A History of the County of Stafford: Volume 17, Offlow Hundred (Part). Originally published by Victoria County History, London, 1976.
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THE GROWTH OF THE TOWN.
Before the 19th century the main centre of population seems to have been Bearwood Hill at the junction of the Birmingham-Dudley road and the road from Harborne (now Bearwood Road). (fn. 1) It was an inhabited area by 1278, (fn. 2) and the name Bearwood Hill was in use by the early 18th century. (fn. 3) The name was also used for the adjoining stretch of the BirminghamDudley road, which was renamed High Street c. 1906. (fn. 4) Cottages which stood until c. 1906 at what is now the northern end of Cheshire Road dated from at least the early 18th century. (fn. 5) The earliest buildings surviving in 1971 were the two pairs of early19th-century cottages on the north side of Firs Lane. The area in the fork between the two main roads, by 1971 cleared of buildings and planted as a public garden, was formerly known as Newlands Green, apparently after William Newland, a Congregationalist wheelwright who lived there and owned property there in the early 19th century; (fn. 6) the name is still used for the street linking the two roads. The Red Cow inn, dating from at least the 18th century, formerly stood at Newlands Green; it was rebuilt on its present site further north in High Street in 1936-7. (fn. 7) The Sow and Pigs, which existed by 1818, (fn. 8) stood to the south of the former site of the Red Cow. Smethwick Cross at Bearwood Hill is mentioned in the 17th and earlier 18th centuries; it may have been a wayside cross, or the name may simply refer to the road junction. (fn. 9) Waterloo Road to the south-east (formerly Shireland Lane) formed part of an old road leading to Handsworth; it was the scene of the final stages of the battle in 1643 which resulted in Prince Rupert's capture of Birmingham. (fn. 10) By 1771 there was settlement west of Bearwood Hill at Bosoms End (also called Blossoms End by 1839), which lay around the triangle formed by the streets now called the Uplands, Cemetery Road, and Parkes Street. A road ran south-east from the area across Bearwood Road to Waterloo Road—the line of the present Uplands, Church Road, and Grange Road. (fn. 11)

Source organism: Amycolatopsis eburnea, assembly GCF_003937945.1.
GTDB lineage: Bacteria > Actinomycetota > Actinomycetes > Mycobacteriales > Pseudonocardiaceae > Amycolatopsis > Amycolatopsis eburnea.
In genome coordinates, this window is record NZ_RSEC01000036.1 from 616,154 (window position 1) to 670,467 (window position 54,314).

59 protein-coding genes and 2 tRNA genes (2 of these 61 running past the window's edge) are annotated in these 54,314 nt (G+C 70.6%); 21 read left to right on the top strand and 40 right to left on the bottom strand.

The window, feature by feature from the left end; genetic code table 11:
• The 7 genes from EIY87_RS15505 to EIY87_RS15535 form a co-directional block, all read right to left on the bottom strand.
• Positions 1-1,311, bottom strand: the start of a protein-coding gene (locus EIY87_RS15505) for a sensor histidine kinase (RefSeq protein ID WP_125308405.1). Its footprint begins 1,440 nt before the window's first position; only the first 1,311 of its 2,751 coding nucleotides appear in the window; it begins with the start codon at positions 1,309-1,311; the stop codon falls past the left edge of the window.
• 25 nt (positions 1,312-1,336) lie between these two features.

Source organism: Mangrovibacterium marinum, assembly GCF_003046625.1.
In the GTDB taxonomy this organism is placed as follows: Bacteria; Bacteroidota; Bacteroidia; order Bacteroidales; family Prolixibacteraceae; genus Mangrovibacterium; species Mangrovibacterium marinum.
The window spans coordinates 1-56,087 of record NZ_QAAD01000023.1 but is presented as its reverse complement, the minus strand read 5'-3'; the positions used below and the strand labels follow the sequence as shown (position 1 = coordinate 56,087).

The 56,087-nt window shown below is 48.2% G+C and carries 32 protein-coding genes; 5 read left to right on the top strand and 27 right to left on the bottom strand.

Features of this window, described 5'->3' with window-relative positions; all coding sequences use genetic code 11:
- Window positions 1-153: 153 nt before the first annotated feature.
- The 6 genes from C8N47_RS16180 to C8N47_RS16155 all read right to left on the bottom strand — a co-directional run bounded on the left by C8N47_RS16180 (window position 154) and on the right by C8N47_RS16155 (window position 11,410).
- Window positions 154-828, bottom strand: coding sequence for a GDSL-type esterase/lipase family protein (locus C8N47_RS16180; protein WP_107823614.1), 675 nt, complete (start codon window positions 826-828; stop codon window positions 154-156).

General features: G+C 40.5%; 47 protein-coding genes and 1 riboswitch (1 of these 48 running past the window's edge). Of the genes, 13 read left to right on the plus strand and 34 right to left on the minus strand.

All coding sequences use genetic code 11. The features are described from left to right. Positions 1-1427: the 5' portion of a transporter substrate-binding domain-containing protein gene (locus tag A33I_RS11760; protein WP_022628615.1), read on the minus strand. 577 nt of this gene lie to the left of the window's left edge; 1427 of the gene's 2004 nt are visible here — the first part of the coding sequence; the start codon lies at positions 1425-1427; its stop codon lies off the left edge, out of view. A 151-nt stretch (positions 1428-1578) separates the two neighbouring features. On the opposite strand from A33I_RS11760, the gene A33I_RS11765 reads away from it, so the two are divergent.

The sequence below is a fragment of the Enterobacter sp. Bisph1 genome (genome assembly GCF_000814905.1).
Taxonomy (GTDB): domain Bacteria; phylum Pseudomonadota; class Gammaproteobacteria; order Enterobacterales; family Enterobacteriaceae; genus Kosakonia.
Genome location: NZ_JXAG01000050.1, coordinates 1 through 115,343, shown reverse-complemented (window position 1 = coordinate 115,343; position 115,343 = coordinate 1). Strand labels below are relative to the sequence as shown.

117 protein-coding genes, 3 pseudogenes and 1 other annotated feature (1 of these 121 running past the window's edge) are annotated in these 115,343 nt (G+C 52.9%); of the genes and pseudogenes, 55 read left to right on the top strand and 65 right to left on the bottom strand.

It was not until the end of the 19th century that extensive development began to take place around Bearwood Hill. By the beginning of the 20th century nearly all the streets of houses south-east from Bearwood Hill to Waterloo Road and on the southwest around Wellington Road had appeared, and in 1900 Cheshire Road was being built up, particularly on its eastern side. The block of streets to the north-east of the Bosoms End triangle had also appeared, and the terrace on the west side of Cemetery Road was built in 1900-1. (fn. 12) Victoria Park was laid out to the east of Bearwood Hill in 1887-8 on 35½ a. around Pool Farm (formerly Berwoods Hill Farm) bought by the local board from Majorgeneral E. M. Studd; it was extended in 1894 when land near Crockett's Lane was added. (fn. 13) Harry Mitchell Park north of Parkes Street was laid out on 6 a. of the land which Henry Mitchell conveyed to the corporation in 1899 in memory of his son Harry. (fn. 14) The Council House was built in 1905-7 in High Street at the north-west corner of Victoria Park. (fn. 15) By 1914 the streets west of Cheshire Road and the streets between the Uplands and the cemetery had been built up; Capethorn Road, running from Waterloo Road to Bearwood Road, was built up after the demolition in 1908 of Capethorn, a house of c. 1800. (fn. 16) The council estate at the corner of Bearwood and Church Roads was built around 1950; it consists of four-storey blocks containing twostorey dwellings one above the other and twostorey blocks of old people's maisonettes. (fn. 17) The flats on the south side of Newlands Green are a little later. (fn. 18) Bearwood House, a 15-storey block of council flats at the north end of Bearwood Road, was opened in 1966. (fn. 19)